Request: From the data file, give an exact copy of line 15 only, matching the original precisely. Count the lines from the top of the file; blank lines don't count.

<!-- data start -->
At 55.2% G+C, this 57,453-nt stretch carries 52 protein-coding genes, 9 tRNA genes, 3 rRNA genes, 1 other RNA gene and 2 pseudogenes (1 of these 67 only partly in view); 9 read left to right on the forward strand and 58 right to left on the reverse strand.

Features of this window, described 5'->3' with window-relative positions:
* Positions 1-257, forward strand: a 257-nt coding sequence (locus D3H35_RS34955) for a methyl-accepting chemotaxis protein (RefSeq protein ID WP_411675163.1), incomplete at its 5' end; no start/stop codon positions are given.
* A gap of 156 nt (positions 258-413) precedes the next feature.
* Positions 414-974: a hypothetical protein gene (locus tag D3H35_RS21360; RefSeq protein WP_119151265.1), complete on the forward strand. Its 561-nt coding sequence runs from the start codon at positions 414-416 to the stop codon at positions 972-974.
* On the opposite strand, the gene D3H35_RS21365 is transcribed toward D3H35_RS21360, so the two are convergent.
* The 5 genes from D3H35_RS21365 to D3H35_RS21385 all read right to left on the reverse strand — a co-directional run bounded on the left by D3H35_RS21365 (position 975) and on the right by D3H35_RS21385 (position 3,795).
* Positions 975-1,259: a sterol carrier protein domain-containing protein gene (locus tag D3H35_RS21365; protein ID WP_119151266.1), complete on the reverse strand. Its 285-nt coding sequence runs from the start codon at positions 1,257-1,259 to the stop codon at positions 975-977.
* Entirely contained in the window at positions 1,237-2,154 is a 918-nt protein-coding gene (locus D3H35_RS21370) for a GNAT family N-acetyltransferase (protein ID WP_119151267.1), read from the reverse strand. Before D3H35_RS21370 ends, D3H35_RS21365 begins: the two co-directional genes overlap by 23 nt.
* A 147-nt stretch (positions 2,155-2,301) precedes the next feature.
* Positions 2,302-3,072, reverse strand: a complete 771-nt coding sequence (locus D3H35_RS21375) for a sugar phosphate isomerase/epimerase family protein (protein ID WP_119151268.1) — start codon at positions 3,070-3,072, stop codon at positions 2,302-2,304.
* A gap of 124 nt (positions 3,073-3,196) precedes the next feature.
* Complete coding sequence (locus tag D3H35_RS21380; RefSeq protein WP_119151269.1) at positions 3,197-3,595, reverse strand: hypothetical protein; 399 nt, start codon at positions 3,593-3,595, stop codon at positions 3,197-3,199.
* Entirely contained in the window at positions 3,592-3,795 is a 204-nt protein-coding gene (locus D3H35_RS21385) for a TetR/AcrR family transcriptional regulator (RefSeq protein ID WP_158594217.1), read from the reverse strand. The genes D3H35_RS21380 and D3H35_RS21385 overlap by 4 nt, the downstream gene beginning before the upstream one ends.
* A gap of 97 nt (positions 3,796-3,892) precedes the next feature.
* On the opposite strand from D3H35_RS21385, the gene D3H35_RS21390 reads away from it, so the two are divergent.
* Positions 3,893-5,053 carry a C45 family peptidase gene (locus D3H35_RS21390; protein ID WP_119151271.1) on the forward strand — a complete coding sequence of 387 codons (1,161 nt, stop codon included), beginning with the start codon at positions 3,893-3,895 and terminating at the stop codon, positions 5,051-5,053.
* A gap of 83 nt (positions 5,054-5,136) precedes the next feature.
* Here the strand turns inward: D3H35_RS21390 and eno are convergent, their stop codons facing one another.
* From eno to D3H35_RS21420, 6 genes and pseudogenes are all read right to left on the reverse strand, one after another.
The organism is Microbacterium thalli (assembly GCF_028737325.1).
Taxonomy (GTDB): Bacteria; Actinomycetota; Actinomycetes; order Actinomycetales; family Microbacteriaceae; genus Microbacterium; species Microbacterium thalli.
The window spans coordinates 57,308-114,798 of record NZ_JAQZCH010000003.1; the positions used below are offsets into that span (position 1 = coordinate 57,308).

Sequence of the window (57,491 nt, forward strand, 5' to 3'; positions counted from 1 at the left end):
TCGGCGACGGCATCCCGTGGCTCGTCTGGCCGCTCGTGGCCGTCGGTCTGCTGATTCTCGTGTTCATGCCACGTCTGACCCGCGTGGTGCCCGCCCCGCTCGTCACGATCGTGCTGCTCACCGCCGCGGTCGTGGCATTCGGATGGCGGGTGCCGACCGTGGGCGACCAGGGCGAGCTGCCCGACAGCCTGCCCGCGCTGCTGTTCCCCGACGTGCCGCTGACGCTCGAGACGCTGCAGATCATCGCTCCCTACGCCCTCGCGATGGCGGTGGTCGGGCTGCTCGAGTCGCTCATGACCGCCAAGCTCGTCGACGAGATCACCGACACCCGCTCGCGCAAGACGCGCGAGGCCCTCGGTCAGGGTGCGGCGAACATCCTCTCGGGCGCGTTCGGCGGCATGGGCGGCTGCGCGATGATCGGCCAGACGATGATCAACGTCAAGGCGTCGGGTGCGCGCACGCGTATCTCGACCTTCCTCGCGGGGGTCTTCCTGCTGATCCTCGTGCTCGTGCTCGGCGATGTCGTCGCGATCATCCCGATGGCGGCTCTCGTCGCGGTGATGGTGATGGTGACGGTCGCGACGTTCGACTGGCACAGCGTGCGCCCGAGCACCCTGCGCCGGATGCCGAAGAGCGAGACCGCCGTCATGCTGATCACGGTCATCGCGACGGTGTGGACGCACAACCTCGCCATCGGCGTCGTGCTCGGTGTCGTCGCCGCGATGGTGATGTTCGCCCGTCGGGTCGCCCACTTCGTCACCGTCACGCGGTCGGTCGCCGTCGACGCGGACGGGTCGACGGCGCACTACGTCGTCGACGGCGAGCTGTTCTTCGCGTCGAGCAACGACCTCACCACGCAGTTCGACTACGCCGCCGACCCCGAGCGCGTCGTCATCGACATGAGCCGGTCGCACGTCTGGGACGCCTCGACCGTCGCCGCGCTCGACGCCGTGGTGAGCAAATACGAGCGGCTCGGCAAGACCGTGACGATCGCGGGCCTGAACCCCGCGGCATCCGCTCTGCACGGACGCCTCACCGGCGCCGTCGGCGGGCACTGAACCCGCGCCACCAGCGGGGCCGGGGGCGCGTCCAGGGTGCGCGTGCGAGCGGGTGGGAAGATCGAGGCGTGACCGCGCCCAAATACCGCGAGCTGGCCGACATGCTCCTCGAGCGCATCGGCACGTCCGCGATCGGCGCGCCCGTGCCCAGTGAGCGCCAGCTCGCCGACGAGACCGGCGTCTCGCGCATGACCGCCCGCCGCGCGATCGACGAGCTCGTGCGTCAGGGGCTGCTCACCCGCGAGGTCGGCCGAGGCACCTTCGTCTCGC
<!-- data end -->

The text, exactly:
* A gap of 97 nt (positions 3,796-3,892) precedes the next feature.